Banality & the Weird

image_originalLately I’m reading Michael Griffin’s Far From Streets, among other things. It’s a pleasure and striking in many ways. Weird fiction has diversified in recent decades, and one strain of it that I’ve very much enjoyed incorporates psychological realism, sometimes with a Modernist bent. Far From Streets has repeatedly reminded me of all the authors you’d expect, as well as bits of Carver and Hempel, but I have to say that the opening of this novella strikes me as being as similar in tone to the opening of The Sun Also Rises as anything I’ve ever read. Hemingway comparisons are always fraught, but I really do feel the opening tone is thoroughly banal and flatly declarative. The reader is disarmingly well grounded in reality before strangeness creeps in.

Whatever explicitly ooga-booga Weird may appear, thus far I’ve really only keyed in on the more subtle strangeness of a married couple with various long-term issues dealing with being separated from society. One of the many fine passages in the book struck me last night, partly because of my age, but largely because it’s nothing you’d see in classic weird fiction:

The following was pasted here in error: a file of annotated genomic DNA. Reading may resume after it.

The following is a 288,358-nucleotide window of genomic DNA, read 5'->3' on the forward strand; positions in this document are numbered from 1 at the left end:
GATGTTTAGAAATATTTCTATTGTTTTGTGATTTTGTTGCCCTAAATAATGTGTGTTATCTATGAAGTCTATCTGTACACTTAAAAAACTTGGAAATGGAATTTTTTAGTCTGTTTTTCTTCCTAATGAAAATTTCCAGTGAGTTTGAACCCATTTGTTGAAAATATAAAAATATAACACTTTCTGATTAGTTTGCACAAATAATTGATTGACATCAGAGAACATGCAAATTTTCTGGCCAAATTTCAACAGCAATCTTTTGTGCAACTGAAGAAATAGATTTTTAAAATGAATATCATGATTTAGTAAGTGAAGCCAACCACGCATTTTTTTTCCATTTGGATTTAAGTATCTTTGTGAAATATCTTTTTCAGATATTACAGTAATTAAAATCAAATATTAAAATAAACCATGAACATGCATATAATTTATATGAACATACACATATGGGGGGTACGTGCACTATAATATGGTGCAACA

He was the one who’d changed. Not Carolyn. Not the sky. He didn’t care to recapture youth, as she believed. All he wanted was to briefly recall how it felt. An unworried mind. To be blank slate, free of the clutter of overhead and age.

I also enjoyed Mike’s story, “Firedancing,” in The Children of Old Leech, and I’ll be on the lookout for more from him.

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